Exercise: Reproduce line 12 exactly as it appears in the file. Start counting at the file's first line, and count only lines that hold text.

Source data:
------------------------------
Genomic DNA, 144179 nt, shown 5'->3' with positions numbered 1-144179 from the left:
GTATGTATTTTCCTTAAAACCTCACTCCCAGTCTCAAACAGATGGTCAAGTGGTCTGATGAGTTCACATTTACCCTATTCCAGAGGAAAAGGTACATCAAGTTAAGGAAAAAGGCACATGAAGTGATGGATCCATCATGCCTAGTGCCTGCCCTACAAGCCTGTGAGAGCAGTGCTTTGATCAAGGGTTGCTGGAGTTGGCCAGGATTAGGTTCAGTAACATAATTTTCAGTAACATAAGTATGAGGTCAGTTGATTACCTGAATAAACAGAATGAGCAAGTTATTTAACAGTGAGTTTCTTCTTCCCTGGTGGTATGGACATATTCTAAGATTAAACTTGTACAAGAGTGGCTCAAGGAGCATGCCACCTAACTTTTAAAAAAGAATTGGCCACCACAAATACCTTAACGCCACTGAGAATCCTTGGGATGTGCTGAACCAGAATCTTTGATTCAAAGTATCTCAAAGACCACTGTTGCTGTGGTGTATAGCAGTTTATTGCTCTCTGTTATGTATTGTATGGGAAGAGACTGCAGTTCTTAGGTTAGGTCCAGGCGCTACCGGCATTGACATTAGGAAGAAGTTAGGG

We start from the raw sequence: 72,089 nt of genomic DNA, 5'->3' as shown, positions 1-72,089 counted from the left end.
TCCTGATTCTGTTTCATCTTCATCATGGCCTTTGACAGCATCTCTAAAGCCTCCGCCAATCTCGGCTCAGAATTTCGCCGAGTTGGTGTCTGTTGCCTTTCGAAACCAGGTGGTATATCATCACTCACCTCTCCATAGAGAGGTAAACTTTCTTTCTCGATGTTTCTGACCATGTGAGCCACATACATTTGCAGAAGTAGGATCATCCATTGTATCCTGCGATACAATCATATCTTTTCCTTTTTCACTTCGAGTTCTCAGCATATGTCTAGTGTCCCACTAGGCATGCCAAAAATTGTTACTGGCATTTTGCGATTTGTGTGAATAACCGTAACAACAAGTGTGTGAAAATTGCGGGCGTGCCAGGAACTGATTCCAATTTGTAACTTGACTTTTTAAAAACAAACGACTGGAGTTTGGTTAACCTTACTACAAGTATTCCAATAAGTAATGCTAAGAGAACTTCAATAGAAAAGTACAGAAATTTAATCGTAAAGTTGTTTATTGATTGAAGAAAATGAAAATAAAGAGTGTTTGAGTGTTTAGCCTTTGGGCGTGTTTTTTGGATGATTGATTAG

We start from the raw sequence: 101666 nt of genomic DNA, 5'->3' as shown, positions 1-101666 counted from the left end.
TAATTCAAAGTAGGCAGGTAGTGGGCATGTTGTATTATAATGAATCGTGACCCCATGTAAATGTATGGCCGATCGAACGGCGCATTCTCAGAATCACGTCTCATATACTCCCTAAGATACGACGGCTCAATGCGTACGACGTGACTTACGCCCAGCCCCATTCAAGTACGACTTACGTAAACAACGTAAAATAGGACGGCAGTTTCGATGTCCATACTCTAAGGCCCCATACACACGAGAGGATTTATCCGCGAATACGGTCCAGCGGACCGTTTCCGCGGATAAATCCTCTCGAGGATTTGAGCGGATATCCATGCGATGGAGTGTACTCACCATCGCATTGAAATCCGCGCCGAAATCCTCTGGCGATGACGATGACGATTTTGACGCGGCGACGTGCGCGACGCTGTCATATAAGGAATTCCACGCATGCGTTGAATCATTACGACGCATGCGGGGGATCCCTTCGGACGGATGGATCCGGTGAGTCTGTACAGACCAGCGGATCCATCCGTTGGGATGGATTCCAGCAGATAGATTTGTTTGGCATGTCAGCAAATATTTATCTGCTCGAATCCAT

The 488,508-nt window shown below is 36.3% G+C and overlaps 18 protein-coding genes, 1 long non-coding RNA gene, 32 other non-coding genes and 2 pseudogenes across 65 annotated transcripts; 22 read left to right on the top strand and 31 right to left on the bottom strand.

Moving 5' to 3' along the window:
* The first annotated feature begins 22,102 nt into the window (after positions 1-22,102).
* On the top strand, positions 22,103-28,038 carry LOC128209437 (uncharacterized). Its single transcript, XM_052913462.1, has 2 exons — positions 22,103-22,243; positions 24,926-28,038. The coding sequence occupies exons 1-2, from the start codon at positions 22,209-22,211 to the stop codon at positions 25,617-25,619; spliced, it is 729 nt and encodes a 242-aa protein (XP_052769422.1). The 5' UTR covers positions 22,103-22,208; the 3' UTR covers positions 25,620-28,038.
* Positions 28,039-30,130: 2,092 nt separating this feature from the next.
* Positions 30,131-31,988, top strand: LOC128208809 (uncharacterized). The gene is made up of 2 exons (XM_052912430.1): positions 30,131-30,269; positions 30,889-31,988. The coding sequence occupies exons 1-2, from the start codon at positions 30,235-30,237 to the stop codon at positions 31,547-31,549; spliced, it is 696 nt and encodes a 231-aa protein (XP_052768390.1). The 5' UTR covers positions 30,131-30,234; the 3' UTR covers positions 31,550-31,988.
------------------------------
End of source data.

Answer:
* Positions 30,131-31,988, top strand: LOC128208809 (uncharacterized). The gene is made up of 2 exons (XM_052912430.1): positions 30,131-30,269; positions 30,889-31,988. The coding sequence occupies exons 1-2, from the start codon at positions 30,235-30,237 to the stop codon at positions 31,547-31,549; spliced, it is 696 nt and encodes a 231-aa protein (XP_052768390.1). The 5' UTR covers positions 30,131-30,234; the 3' UTR covers positions 31,550-31,988.